- Special Sections
- Auto Racing
Christmas is over, but shopping hasn't stopped.
Area businesses say Christmas shopping didn't decline this year, echoing national consumer reports that claim holiday shopping increased this year.
"We had some really good sales this year, so I think that drew people in," said Peggy Carter, who works at Shops on Main in Conover.
The store has been open about five years, and Carter said this year was busy.
Mary Hudson, of Taylorsville, came to browse the store Monday. The weekend's winter weather, she said, didn't deter her from hitting stores.
Hi Lites, a clothing store in Newton, reported Christmas retail sales that were the same amount as in 2009.
The store's assistant manager, Melissa White, said she noticed shoppers were more frugal this year.
"People were trying to get more for their money," she said.
Shoppers at Hi Lites bought smaller items, such as scarves and socks, instead of buying large-ticket items.
The store is preparing for a sales decrease in the coming weeks and will cut its hours of operation to combat that loss. White said the store will also offer large discounts to customers in an attempt to sell merchandise and move new items into the store.
Walker's Pharmacy in downtown Newton also reported steady holiday shopping. Store manager Rita Bolick said the store experienced a slight increase in sales this season, with customers purchasing a mixture of sale and full-price merchandise.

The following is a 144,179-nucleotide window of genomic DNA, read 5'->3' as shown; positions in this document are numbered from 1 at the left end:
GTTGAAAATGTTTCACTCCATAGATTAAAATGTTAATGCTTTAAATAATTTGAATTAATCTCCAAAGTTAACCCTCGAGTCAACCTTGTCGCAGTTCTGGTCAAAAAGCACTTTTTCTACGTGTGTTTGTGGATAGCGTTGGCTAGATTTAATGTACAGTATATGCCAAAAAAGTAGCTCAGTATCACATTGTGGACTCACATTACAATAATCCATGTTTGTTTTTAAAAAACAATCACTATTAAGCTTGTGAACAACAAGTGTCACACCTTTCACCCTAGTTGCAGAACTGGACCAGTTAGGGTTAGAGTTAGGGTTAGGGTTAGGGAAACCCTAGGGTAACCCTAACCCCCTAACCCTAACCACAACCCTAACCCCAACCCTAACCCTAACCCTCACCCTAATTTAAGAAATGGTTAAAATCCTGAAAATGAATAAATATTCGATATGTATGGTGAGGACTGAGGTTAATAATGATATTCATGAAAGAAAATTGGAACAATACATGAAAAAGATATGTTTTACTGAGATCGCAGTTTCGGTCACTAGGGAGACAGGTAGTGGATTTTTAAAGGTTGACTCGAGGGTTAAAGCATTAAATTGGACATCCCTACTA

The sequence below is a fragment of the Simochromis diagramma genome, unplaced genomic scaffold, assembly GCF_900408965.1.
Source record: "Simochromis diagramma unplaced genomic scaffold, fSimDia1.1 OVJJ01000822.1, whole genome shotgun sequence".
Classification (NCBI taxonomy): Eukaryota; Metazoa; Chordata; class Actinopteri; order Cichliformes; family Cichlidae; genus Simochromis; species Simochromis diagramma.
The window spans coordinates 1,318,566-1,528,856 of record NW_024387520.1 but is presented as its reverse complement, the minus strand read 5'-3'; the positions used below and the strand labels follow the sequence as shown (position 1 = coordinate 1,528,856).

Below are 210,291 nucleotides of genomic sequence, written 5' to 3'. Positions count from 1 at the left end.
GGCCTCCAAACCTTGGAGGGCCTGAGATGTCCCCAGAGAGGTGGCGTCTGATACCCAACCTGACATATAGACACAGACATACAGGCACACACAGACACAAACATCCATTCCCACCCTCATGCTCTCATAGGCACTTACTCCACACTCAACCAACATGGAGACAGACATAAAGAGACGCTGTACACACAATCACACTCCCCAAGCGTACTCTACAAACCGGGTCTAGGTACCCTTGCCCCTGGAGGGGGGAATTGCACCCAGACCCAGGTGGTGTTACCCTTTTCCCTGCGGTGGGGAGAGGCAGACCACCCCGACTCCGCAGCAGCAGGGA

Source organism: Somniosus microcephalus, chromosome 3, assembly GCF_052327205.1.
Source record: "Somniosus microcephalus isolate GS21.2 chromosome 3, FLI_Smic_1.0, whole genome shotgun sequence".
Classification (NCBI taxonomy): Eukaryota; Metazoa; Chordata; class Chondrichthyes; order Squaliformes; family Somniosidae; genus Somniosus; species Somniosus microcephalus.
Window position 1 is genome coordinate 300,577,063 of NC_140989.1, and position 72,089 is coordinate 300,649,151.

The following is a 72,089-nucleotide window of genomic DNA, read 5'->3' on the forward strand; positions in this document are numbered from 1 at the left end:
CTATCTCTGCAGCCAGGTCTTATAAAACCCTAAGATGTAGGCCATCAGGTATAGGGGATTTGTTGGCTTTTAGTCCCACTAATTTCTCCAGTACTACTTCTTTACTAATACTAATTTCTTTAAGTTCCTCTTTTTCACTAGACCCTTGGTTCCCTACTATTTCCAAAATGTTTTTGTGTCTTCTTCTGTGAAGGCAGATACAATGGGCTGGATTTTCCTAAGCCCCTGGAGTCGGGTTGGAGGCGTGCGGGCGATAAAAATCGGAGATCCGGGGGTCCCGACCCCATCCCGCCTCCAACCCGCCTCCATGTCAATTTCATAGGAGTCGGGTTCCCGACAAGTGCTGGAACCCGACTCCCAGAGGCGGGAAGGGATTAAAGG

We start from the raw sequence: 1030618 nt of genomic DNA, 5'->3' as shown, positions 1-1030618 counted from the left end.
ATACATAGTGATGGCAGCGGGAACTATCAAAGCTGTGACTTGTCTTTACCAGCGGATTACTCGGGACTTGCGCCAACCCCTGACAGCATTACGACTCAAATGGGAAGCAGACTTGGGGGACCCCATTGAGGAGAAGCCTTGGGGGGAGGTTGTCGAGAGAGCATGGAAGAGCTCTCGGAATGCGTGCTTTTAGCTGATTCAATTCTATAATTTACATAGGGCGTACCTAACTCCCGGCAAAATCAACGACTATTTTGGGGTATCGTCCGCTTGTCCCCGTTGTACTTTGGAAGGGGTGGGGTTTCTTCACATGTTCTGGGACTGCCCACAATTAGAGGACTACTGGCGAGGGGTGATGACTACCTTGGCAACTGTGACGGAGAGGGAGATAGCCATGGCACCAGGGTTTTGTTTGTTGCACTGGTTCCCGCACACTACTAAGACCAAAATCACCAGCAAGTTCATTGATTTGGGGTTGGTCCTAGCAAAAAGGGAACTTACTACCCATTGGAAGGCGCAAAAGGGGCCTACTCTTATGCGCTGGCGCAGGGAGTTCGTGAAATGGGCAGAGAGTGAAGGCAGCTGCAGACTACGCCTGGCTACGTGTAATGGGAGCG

In addition to store shopping, consumers also turned to online shopping for their gift needs.
Reports indicate that online shopping increased on a national level by almost 16 percent. Online shoppers in the United States spent more than $36 billion from Oct. 31 to Dec. 24, which marks a 15.4 percent increase from the same period during 2009, according to a macroeconomic report by SpendingPulse.
"Today, eCommerce accounts for a much larger share of overall retail sales compared to a few years ago," said Michael McNamara, MasterCard Advisors SpendingPulse vice president. "And during this holiday season, it registered double-digit growth for six out of seven weeks."
SpendingPulse's report revealed apparel was the top seller, accounting for almost 19 percent of online purchases. Electronic equipment was another popular item to buy online.
Online sales reached $1 billion on six days in 2010, which doubled 2009's record of three $1-billion days.
The National Retail Federation estimated holiday shopping will increase this year by 3.3 percent, which means spending during November and December will total more than $450 billion.